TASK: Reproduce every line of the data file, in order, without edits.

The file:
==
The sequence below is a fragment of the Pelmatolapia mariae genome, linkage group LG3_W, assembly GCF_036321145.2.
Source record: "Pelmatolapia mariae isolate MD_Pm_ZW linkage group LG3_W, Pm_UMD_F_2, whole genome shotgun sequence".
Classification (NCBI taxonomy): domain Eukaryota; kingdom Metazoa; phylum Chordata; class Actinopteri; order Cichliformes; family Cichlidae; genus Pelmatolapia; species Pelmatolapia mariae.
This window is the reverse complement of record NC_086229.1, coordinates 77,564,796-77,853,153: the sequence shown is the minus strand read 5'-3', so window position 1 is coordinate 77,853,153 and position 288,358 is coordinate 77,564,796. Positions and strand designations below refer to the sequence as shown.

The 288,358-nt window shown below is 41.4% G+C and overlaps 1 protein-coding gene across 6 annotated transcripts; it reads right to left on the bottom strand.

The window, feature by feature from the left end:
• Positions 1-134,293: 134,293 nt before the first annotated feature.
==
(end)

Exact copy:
The sequence below is a fragment of the Pelmatolapia mariae genome, linkage group LG3_W, assembly GCF_036321145.2.
Source record: "Pelmatolapia mariae isolate MD_Pm_ZW linkage group LG3_W, Pm_UMD_F_2, whole genome shotgun sequence".
Classification (NCBI taxonomy): domain Eukaryota; kingdom Metazoa; phylum Chordata; class Actinopteri; order Cichliformes; family Cichlidae; genus Pelmatolapia; species Pelmatolapia mariae.
This window is the reverse complement of record NC_086229.1, coordinates 77,564,796-77,853,153: the sequence shown is the minus strand read 5'-3', so window position 1 is coordinate 77,853,153 and position 288,358 is coordinate 77,564,796. Positions and strand designations below refer to the sequence as shown.

The 288,358-nt window shown below is 41.4% G+C and overlaps 1 protein-coding gene across 6 annotated transcripts; it reads right to left on the bottom strand.

The window, feature by feature from the left end:
• Positions 1-134,293: 134,293 nt before the first annotated feature.